differences of opinion were erected into statutory crimes, to which extravagant penalties were attached. Persons charged with these new-found statutory crimes were then convicted on a margin of legal interpretation. In effect, suspected persons were held guilty until proved innocent, with the doubt weighing against them. In one of these episodes of statutory frightfulness, that of the far-famed "Lusk Committee," some ten thousand persons were arrested on ungrounded suspicion, with extensive destruction of papers and property. The foreign language press was laid under disabilities and the use of the mails was interrupted on general grounds of hysterical consternation. On the same grounds circulation and credence were given to extravagantly impossible fictions of Bolshevik propaganda, and the I.W.W. were by interpretation erected into a menace to the Republic, while the Secret Service kept faithfully on the job of making two suspicions grow where one grew before. Under cover of it all the American profiteers have diligently gone about their business of getting something for nothing at the cost of all concerned, while popular attention has been taken up with the maudlin duties of civil and religious intolerance." 61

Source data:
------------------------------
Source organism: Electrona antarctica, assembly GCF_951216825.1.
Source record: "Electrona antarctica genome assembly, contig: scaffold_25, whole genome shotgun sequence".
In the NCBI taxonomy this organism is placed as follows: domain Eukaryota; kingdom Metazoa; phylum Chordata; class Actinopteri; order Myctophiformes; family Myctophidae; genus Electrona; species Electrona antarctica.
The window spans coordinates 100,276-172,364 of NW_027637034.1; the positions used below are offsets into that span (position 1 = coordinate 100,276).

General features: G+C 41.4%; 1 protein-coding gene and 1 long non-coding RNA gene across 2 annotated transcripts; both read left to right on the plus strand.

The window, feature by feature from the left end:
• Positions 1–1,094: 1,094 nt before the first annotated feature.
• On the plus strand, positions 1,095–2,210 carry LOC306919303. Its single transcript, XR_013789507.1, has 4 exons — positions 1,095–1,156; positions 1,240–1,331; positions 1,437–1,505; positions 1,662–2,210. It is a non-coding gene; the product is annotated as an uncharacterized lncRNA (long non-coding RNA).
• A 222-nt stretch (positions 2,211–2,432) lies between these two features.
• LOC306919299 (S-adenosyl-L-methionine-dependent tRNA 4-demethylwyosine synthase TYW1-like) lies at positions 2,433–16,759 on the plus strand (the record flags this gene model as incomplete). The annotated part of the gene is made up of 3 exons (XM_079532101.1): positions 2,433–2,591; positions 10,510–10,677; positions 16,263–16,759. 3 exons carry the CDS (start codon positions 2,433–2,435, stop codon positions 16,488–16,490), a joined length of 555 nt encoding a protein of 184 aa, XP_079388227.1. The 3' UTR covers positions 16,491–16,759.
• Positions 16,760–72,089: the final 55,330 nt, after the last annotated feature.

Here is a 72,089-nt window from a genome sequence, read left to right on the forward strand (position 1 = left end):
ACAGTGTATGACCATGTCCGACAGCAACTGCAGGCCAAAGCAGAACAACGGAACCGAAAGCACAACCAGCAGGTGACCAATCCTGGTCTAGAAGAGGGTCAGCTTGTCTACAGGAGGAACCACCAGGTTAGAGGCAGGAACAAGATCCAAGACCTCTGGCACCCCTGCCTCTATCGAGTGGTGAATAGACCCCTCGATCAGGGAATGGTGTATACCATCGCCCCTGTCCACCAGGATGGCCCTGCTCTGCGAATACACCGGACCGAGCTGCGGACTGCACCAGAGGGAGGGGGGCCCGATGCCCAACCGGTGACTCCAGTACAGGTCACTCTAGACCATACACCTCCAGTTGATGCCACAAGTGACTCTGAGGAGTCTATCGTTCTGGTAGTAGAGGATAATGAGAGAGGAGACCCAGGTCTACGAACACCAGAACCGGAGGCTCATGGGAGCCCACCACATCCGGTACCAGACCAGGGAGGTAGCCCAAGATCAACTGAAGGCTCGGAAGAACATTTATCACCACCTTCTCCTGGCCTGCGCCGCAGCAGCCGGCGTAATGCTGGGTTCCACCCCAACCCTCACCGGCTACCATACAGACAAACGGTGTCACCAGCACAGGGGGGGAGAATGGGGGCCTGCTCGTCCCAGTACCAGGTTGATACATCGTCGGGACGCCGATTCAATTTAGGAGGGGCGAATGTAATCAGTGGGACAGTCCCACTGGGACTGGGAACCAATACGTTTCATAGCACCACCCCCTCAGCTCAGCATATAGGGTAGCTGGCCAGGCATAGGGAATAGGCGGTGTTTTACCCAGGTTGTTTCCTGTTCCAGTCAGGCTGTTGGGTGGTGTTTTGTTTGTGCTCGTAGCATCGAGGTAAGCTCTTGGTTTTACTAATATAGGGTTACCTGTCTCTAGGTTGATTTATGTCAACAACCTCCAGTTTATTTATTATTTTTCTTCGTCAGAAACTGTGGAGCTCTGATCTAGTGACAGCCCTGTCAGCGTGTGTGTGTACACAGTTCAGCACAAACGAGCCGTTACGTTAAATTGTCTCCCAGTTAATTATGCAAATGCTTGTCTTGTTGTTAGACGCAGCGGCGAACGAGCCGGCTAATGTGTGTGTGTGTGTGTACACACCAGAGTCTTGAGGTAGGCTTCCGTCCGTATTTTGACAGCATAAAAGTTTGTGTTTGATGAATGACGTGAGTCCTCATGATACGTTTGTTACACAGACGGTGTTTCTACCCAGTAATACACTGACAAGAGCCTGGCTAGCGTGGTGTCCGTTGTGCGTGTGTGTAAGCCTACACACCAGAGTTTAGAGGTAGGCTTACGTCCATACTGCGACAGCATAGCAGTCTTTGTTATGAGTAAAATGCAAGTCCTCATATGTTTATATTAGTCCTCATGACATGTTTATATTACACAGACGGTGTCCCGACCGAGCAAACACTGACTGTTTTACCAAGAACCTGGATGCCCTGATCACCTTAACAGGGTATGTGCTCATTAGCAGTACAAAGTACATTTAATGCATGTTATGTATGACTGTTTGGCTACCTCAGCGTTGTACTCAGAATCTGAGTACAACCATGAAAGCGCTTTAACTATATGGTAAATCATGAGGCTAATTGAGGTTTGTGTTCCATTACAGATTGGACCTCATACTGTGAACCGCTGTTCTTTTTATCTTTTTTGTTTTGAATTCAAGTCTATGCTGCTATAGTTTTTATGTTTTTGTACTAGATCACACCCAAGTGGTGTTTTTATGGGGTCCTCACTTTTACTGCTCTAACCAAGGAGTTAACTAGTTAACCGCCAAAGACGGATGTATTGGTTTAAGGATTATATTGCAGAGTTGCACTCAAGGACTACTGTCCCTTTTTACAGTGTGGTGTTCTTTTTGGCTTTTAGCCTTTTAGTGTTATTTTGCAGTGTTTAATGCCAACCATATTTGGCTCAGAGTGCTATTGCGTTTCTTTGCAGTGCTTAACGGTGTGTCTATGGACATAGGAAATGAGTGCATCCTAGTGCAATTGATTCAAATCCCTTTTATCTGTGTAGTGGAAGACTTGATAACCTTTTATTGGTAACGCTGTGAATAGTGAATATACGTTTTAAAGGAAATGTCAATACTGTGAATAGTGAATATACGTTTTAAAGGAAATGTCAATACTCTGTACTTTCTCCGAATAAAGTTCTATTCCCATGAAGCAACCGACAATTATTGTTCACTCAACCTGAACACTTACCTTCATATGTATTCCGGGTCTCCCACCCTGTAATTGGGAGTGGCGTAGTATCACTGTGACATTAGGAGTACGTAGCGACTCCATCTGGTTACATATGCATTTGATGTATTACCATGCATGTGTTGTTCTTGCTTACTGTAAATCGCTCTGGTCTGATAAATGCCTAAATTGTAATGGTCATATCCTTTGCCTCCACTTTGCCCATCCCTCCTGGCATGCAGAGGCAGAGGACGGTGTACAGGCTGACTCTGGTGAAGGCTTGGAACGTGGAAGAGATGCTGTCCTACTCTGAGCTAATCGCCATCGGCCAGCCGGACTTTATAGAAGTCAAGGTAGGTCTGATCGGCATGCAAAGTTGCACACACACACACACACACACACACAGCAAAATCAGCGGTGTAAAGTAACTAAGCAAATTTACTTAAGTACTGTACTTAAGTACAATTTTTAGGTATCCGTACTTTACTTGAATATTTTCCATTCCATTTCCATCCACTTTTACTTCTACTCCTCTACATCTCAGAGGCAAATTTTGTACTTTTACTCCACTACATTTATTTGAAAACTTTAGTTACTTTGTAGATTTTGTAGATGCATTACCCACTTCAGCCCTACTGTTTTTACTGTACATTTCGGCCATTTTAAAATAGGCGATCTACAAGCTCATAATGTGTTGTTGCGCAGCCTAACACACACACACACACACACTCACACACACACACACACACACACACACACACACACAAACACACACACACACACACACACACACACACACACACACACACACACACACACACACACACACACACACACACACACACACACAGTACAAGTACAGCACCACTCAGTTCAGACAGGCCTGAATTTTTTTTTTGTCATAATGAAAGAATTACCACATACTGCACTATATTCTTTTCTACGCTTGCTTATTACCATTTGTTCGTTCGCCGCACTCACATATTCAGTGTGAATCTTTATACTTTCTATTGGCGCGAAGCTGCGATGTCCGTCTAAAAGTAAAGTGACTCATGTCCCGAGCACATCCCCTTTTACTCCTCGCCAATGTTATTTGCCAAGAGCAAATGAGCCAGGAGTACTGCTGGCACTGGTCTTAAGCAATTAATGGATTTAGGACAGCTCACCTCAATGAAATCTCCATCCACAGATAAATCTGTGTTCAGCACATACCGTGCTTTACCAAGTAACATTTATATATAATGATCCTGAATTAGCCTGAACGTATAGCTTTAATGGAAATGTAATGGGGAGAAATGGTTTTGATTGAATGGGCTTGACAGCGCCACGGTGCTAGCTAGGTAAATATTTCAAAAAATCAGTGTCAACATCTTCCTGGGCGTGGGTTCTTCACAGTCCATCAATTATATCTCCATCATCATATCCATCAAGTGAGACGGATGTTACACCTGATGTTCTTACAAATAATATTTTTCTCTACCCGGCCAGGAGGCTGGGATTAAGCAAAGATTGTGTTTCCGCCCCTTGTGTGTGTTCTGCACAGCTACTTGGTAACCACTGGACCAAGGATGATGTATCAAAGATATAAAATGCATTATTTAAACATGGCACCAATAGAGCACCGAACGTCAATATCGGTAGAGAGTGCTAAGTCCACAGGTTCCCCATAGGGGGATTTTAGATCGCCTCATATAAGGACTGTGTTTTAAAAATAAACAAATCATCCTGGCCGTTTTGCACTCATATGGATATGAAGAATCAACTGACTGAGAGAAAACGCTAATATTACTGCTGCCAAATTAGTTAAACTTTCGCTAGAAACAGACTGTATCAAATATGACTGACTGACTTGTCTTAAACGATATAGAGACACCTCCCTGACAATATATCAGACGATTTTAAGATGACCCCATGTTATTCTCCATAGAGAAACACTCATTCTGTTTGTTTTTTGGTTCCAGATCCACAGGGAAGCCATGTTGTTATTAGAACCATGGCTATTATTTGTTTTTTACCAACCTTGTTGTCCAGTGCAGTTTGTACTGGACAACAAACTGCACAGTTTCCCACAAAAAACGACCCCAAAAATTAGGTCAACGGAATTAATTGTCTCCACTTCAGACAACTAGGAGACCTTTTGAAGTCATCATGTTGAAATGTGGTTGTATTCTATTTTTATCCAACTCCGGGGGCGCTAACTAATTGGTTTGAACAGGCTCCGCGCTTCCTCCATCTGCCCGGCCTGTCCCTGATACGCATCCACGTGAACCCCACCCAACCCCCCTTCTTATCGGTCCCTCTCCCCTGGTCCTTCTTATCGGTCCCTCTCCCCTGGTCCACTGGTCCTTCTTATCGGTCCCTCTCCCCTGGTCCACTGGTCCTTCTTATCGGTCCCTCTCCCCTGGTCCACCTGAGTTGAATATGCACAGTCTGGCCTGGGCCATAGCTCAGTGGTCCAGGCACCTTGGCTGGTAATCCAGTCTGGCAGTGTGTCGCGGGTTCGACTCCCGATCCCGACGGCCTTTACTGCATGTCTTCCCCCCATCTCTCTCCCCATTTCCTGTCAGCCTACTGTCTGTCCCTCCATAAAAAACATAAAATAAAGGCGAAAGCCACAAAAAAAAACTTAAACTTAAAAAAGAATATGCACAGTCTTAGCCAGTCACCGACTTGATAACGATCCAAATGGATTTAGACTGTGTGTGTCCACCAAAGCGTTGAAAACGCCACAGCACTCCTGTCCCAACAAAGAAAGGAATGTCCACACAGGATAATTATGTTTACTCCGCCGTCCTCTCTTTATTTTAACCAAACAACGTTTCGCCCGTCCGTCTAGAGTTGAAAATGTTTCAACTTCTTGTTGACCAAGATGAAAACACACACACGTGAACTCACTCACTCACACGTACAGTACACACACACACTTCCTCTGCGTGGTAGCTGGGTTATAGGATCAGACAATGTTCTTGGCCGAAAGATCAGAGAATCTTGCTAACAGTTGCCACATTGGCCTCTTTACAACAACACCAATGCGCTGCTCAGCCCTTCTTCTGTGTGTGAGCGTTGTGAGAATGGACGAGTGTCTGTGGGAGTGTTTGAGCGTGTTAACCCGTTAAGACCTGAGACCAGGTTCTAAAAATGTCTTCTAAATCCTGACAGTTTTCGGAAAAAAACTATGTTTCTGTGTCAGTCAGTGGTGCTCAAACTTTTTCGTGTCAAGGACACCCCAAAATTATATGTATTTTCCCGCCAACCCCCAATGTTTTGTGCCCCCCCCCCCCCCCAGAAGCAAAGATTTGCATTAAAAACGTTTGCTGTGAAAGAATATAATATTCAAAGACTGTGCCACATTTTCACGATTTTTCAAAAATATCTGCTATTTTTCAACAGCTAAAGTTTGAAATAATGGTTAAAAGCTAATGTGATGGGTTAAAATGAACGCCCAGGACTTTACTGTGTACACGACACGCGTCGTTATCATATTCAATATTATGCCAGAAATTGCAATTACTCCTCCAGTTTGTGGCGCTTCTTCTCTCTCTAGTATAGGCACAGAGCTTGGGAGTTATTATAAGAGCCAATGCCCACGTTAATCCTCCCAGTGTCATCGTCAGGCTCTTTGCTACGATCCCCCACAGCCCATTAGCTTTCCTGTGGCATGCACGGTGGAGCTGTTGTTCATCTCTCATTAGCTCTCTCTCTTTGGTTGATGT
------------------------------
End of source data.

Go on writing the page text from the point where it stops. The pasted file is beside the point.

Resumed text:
On 28 May 1920 charges of unconstitutionality were brought against Attorney General Palmer by twelve of the nation's most prominent jurists, including Veblen's friend Felix Frankfurter. 62 Insistent denials notwithstanding, Palmer was forced to admit that he had knowingly exceeded his legal authority. Citizen and Congressional outrage at the blatant assault on constitutional guarantees started the pendulum swinging back against the super-patriots. By the 1922 presidential campaign, Palmer had gone from media star and presidential contender to an object of ridicule in political cartoons. Palmer's co-conspirator, J. Edgar Hoover, slipped from public view into the inner recesses of the Justice Department, where he bided his time quietly until his appointment two years later as chief of the Bureau of Investigation. Veblen, meanwhile, lent his voice to the chorus of protest against the recent abuses of constitutional authority.


The final group of Justice Department files concerning Veblen was generated posthumously as a consequence of Joseph Dorfman's persistent attempts to obtain government records of which he appears to have learned from Isador Lubin, a former Veblen student then employed in the Labor Department's Bureau of Labor Statistics. They provide a certain closure to this facet of Veblen's life, at the same time as they offer perspective on the instruments of power and coercion in the United States then and now.

On 28 September 1932, Dorfman scribbled a handwritten request for information about Veblen to the Justice Department on Columbia University letterhead. It was obviously written in haste and contained errors that would have been caught and corrected.